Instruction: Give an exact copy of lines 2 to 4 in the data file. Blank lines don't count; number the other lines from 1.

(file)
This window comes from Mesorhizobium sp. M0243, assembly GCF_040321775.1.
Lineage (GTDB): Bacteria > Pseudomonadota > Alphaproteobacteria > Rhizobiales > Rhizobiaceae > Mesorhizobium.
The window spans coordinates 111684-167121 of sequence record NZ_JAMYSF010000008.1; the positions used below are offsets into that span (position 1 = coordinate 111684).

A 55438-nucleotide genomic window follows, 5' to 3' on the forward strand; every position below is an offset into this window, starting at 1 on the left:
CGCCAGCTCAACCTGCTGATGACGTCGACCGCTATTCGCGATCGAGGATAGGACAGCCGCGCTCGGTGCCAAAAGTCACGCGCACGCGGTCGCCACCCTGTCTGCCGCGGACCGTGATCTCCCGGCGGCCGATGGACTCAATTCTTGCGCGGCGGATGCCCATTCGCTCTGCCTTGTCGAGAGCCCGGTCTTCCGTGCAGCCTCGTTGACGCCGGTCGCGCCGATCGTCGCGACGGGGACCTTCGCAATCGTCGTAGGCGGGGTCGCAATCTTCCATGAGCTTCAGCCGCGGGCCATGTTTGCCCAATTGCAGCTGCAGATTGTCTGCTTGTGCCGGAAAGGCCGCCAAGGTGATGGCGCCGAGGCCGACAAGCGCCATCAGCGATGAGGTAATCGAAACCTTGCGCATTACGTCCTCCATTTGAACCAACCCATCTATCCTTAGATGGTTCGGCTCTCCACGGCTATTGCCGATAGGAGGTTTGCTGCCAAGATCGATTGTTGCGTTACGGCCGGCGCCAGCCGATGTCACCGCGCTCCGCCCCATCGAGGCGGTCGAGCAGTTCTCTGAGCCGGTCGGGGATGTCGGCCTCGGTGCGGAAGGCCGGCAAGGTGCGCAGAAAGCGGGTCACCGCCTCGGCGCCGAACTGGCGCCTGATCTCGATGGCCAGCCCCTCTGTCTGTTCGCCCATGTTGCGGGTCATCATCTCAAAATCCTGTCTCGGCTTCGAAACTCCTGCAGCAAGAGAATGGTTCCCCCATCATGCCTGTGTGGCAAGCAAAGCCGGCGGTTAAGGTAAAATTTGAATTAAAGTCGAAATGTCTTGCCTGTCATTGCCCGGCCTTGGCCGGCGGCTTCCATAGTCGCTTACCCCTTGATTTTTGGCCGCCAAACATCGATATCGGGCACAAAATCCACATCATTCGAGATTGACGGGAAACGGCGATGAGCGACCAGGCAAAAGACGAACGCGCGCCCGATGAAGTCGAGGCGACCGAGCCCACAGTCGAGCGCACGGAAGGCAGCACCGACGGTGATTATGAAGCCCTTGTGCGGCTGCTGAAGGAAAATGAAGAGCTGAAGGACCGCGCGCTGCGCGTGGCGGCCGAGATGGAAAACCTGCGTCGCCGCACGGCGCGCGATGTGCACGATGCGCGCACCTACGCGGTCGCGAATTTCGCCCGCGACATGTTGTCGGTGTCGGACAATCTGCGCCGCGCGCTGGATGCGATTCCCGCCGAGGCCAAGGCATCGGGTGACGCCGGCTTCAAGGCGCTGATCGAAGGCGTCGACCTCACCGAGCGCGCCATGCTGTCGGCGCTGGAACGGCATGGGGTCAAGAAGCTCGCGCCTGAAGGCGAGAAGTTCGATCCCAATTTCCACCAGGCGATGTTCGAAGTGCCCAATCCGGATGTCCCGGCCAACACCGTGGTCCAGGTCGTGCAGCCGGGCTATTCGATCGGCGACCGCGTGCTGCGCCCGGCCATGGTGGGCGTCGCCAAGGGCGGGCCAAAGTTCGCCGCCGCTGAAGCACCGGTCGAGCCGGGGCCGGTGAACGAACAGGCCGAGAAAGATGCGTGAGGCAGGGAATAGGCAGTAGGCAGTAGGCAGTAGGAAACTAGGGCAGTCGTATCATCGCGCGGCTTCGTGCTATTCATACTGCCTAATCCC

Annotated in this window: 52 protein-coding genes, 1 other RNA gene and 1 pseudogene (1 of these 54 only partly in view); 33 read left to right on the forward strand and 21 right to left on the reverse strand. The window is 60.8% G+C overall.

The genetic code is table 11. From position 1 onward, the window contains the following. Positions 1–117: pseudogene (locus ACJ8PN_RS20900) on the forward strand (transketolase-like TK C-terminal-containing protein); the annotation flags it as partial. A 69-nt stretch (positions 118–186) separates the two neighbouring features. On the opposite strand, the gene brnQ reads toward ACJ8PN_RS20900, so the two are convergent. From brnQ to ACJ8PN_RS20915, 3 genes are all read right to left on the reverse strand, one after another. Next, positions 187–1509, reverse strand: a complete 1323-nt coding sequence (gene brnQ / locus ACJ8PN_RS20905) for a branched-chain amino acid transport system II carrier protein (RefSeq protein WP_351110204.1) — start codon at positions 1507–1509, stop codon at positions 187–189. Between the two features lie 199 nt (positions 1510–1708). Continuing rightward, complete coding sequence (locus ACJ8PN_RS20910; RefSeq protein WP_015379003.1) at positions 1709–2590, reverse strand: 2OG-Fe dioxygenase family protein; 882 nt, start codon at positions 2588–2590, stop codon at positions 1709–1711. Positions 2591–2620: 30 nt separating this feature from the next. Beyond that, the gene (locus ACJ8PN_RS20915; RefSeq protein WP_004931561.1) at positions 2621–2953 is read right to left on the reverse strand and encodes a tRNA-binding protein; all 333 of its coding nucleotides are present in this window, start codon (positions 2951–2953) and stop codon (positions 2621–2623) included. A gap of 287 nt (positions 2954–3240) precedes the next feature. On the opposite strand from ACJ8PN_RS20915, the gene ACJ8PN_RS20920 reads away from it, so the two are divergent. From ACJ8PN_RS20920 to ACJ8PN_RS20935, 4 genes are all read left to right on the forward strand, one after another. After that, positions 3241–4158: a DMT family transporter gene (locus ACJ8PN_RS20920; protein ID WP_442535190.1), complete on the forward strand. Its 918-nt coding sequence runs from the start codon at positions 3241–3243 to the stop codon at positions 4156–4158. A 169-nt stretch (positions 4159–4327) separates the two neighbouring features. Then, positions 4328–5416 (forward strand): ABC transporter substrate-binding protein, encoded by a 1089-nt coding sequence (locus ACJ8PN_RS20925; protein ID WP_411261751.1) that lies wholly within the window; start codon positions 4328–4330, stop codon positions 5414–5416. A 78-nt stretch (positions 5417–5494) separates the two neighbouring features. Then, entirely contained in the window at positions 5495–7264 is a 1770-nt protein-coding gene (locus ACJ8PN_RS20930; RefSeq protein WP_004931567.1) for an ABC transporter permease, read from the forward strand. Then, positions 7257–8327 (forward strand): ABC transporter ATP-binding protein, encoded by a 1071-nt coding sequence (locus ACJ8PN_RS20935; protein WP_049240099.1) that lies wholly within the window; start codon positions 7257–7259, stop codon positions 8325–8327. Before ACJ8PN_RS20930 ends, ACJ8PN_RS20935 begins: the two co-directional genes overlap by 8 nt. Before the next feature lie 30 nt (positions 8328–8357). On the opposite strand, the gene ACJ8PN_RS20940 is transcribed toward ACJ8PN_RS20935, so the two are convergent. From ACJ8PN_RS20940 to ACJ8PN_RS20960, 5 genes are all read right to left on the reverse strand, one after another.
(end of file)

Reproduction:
Lineage (GTDB): Bacteria > Pseudomonadota > Alphaproteobacteria > Rhizobiales > Rhizobiaceae > Mesorhizobium.
The window spans coordinates 111684-167121 of sequence record NZ_JAMYSF010000008.1; the positions used below are offsets into that span (position 1 = coordinate 111684).

A 55438-nucleotide genomic window follows, 5' to 3' on the forward strand; every position below is an offset into this window, starting at 1 on the left: